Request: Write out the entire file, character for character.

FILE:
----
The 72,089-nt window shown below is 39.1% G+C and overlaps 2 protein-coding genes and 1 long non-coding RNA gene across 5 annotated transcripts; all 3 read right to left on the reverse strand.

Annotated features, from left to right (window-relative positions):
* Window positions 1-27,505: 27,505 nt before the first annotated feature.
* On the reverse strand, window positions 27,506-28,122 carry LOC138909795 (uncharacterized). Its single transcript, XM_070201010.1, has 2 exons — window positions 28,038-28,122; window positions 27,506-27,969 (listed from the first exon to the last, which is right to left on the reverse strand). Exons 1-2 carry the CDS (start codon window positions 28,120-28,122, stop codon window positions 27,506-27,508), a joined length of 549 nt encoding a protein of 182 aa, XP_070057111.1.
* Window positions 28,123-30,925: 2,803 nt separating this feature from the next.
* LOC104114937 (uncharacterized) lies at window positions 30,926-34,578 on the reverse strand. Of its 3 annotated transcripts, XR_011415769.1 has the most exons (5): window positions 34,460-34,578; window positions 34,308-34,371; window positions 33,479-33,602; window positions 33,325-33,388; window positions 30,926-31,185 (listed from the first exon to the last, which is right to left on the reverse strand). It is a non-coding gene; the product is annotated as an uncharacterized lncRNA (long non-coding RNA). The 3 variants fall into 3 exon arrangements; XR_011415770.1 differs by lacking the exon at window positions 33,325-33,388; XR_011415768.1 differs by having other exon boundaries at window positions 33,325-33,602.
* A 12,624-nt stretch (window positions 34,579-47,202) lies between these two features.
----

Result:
The 72,089-nt window shown below is 39.1% G+C and overlaps 2 protein-coding genes and 1 long non-coding RNA gene across 5 annotated transcripts; all 3 read right to left on the reverse strand.

Annotated features, from left to right (window-relative positions):
* Window positions 1-27,505: 27,505 nt before the first annotated feature.
* On the reverse strand, window positions 27,506-28,122 carry LOC138909795 (uncharacterized). Its single transcript, XM_070201010.1, has 2 exons — window positions 28,038-28,122; window positions 27,506-27,969 (listed from the first exon to the last, which is right to left on the reverse strand). Exons 1-2 carry the CDS (start codon window positions 28,120-28,122, stop codon window positions 27,506-27,508), a joined length of 549 nt encoding a protein of 182 aa, XP_070057111.1.
* Window positions 28,123-30,925: 2,803 nt separating this feature from the next.
* LOC104114937 (uncharacterized) lies at window positions 30,926-34,578 on the reverse strand. Of its 3 annotated transcripts, XR_011415769.1 has the most exons (5): window positions 34,460-34,578; window positions 34,308-34,371; window positions 33,479-33,602; window positions 33,325-33,388; window positions 30,926-31,185 (listed from the first exon to the last, which is right to left on the reverse strand). It is a non-coding gene; the product is annotated as an uncharacterized lncRNA (long non-coding RNA). The 3 variants fall into 3 exon arrangements; XR_011415770.1 differs by lacking the exon at window positions 33,325-33,388; XR_011415768.1 differs by having other exon boundaries at window positions 33,325-33,602.
* A 12,624-nt stretch (window positions 34,579-47,202) lies between these two features.